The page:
|Birth: ||Apr. 3, 1807|
|Death: ||Feb. 17, 1908|
Archibald Anderson lived a wonderful long life of almost 101 years, working 40 of those years for the Old Colony Railroad.
He was born at the corner of Pearl and High Streets in Boston, at the home of his sailor father, Captain Archibald Anderson and his wife, Rebecca Fessenden, when Boston was a town of only 30,000 people and had only four banks. His father was a master mariner sailing from Boston to any port of the world. But when Archibald was 4 years old, his father retired from the sea and moved his family to his hometown of Warren, Maine.
When he was a teenager, Archibald was apprenticed to wheelwright, Benjamin Burrill, in Roxbury, Massachusetts. Archibald learned his trade well, and ended up marrying Caroline Burrill, daughter of his employer. He then opened his own shop until 1845 when he went to work in the repair shop of the Old Colony Railroad as the inspector of the rolling stock.
He cast his first vote for president in 1828 for John Quincy Adams, who was running for re-election against Andrew Jackson. Jackson won. He loved all of Shakespeare's plays and enjoyed writing poetry. He was a member of the Universalist Church in Roxbury. He had seven children with his first wife, Caroline, and after she died in 1876, he married his second wife, Charity Grow Bean Pratt Clark on April 6, 1881. He was her fourth husband, being widowed by her previous husbands. After she died in 1894, he lived with his son in Waltham, Massachusetts.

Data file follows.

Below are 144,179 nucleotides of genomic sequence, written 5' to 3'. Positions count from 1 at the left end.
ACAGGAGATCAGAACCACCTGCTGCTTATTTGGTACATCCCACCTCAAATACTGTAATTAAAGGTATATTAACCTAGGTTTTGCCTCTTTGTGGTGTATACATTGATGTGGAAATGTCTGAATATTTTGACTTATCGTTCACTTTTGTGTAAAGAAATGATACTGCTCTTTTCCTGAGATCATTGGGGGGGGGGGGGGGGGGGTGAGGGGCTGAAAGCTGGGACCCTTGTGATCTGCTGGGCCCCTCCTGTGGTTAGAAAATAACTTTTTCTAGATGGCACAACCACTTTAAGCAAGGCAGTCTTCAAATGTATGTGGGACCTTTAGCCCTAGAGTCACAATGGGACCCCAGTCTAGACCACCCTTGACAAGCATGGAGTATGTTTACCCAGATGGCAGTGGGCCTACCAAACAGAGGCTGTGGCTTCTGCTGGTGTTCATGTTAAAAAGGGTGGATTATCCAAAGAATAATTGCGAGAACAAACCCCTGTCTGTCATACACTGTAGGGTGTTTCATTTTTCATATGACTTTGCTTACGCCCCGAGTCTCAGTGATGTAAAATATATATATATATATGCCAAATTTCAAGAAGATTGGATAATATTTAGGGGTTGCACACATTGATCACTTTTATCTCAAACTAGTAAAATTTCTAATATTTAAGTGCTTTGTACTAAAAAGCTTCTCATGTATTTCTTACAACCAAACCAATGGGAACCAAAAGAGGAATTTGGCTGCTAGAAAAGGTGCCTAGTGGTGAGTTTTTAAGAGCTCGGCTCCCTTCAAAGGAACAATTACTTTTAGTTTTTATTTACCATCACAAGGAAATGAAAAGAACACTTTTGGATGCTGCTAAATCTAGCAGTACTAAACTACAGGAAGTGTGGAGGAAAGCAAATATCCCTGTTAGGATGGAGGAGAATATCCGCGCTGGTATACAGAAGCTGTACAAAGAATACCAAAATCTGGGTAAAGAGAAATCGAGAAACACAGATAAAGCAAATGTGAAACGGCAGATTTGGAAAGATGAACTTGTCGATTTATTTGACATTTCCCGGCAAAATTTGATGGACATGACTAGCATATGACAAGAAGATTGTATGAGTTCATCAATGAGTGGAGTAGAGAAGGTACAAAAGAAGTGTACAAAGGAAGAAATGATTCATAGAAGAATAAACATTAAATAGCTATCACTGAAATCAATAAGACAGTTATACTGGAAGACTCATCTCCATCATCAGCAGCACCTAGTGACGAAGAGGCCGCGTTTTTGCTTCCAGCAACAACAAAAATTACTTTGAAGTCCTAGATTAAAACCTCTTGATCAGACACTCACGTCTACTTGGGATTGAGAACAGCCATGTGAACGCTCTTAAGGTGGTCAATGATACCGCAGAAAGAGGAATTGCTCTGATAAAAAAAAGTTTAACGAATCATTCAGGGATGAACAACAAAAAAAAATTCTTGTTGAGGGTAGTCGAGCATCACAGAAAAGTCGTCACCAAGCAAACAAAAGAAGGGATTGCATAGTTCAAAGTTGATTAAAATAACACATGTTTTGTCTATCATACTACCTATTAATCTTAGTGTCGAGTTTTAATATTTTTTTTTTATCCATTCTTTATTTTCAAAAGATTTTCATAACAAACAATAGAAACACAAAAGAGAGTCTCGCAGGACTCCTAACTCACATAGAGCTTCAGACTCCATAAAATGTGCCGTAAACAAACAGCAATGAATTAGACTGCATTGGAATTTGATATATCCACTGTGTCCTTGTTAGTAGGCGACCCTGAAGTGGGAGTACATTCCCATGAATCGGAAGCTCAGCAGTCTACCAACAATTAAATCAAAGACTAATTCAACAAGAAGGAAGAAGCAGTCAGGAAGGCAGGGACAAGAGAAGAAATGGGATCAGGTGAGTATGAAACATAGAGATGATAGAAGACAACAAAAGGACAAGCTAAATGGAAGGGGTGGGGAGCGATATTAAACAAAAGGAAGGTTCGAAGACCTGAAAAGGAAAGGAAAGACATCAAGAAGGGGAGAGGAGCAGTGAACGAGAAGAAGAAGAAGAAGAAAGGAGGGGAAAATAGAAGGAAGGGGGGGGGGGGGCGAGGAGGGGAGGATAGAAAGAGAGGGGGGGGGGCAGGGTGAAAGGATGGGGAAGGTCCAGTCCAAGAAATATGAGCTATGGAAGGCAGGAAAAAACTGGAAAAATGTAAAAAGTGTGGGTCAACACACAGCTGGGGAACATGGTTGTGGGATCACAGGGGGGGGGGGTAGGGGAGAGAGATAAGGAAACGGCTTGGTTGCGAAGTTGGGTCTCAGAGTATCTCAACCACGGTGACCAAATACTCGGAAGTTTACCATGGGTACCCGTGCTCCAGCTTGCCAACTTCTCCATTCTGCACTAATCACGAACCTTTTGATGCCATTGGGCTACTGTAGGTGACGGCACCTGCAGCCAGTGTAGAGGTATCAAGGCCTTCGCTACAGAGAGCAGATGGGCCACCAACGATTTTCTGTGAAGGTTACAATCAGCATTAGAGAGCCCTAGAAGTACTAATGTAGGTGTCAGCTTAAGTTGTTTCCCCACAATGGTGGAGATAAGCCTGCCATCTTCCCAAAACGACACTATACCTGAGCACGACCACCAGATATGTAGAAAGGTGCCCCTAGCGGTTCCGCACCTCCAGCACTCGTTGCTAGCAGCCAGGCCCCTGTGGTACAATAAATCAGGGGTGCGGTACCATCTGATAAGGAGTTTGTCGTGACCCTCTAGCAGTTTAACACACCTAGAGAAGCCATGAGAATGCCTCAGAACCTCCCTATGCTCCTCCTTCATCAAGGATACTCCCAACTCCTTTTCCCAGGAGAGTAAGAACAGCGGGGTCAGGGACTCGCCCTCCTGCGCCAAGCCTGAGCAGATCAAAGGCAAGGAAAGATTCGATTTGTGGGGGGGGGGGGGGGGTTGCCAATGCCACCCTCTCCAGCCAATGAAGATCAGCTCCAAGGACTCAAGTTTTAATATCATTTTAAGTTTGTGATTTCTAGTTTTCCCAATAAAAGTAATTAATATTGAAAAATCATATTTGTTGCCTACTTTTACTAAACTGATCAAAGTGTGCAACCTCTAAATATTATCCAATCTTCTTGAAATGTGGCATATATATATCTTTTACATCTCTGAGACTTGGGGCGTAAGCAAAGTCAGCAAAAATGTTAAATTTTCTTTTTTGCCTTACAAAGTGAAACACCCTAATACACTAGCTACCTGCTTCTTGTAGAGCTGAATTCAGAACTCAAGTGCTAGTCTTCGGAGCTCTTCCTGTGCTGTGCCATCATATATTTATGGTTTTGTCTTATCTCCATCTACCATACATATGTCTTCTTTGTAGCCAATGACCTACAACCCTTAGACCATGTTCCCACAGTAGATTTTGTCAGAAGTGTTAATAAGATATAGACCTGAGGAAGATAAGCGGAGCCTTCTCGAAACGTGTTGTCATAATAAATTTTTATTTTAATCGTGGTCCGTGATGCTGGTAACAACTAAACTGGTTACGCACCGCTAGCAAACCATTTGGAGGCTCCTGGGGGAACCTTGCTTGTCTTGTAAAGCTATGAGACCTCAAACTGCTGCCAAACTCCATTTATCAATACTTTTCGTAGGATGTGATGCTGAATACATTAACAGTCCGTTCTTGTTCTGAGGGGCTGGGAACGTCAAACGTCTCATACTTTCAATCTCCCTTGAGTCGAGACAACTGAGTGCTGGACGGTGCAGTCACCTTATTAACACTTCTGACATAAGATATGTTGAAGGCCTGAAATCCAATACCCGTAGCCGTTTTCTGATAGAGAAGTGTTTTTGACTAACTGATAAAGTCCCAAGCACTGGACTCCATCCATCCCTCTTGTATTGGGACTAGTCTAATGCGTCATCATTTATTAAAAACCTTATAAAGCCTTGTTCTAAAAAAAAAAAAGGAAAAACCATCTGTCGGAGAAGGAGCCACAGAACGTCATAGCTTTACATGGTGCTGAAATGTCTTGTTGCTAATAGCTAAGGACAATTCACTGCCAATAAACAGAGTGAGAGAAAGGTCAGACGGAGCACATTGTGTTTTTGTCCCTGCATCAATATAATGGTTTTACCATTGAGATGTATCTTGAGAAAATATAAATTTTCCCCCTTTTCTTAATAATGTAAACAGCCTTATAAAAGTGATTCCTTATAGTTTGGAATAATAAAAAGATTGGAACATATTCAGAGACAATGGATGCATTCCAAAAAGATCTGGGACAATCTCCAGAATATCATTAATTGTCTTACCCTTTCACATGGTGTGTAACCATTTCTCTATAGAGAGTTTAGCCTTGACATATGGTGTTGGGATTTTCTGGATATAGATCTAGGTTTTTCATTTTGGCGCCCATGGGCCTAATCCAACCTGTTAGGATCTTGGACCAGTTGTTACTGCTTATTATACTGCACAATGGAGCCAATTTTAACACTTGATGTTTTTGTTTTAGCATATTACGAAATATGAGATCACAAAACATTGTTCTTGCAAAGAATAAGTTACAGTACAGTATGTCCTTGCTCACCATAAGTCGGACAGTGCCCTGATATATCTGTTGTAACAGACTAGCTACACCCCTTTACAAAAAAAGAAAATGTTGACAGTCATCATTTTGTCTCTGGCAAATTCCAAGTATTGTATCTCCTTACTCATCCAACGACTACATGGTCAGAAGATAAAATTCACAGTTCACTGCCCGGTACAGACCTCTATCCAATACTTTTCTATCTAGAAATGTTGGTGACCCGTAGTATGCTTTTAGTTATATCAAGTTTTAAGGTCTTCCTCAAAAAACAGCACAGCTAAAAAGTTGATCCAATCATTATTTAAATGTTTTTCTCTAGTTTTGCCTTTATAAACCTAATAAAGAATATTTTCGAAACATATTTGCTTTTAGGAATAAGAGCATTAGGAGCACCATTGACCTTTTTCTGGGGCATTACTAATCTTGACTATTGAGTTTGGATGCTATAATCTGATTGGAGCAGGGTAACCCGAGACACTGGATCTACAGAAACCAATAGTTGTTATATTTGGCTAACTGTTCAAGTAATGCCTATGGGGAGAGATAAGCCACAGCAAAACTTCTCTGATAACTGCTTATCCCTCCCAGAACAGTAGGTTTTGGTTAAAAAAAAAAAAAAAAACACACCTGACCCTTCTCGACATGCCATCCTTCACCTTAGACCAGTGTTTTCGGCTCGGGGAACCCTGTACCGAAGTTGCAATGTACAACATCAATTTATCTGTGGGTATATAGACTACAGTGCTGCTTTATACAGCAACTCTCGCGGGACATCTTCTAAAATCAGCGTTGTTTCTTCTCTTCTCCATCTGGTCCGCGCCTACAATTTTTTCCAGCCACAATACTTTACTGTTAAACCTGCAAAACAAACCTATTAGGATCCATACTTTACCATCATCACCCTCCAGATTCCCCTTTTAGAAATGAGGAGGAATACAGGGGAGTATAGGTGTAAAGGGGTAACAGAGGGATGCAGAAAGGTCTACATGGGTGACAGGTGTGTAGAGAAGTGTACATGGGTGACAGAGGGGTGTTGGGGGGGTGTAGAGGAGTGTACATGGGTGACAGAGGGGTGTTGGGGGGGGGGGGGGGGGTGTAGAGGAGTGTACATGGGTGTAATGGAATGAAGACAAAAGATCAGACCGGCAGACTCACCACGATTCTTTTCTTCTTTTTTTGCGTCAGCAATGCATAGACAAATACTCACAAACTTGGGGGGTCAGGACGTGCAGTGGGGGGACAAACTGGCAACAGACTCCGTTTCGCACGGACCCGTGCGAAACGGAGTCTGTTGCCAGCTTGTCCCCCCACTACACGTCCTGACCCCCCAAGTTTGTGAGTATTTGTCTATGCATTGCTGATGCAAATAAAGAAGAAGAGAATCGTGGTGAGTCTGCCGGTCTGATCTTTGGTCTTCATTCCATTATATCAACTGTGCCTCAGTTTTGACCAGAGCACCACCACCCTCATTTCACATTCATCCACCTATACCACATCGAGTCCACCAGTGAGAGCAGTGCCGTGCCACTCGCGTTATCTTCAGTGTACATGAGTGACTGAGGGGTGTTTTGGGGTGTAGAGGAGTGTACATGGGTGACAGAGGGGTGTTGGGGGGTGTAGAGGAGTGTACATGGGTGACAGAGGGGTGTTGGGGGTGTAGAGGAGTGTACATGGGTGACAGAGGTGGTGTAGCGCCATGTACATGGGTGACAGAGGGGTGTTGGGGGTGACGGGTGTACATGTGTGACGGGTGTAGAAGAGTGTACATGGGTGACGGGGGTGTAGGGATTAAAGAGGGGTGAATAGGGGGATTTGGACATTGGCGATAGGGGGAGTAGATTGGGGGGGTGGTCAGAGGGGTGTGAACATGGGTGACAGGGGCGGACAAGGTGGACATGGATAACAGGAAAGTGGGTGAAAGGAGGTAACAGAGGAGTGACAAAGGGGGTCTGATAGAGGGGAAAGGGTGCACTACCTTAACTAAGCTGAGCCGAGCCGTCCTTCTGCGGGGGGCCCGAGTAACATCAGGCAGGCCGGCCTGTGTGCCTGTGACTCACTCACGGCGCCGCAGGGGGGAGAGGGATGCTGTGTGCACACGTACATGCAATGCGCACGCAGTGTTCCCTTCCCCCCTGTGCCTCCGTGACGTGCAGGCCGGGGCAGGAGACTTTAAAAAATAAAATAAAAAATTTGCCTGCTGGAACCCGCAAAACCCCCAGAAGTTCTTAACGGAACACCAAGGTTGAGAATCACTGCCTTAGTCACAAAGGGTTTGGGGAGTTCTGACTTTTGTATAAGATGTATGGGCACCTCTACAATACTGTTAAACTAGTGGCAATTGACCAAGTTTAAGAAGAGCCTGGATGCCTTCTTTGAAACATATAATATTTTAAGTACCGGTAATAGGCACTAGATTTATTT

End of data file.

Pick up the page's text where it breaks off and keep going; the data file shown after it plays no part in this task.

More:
Below is a poem he wrote for my great great grandmother, Abigail Matthews Grow, on January 11, 1878, her 86th birthday; she became his mother-in-law three years later, when he married Charity. Archibald was 70 years old when he wrote this poem:
"To Mrs. Grow on her birthday,
"Sister, on your natal day
I send my heart's desire
All earthly good attend your way
Till called to come up higher
Men call me old for since my birth
Tis ten years and three score
But you had had this rolling earth
Full sixteen years before
Our early friends have one by one
Passed on to peaceful rest
We still can say 'Thy will be done'
And trust that will is best
And at that time so long delayed
That call all must obey
May joy and peace our souls pervade
And drive all fear away."
Newspaper interview of Archibald Anderson, entitled "Near the Century Mark", when he was 98 years old.
Copy of Archibald Anderson's poem in possession of Virginia Ginn.
Charity Bates Grow Anderson (1815 - 1894)
Caroline F Anderson (1809 - 1876)*
Rebecca Frances Anderson Robinson (1828 - 1923)*
Codman Burying Ground
Maintained by: Virginia Ginn
Originally Created by: BobBoston
Record added: Jun 07, 2010
Find A Grave Memorial# 53393282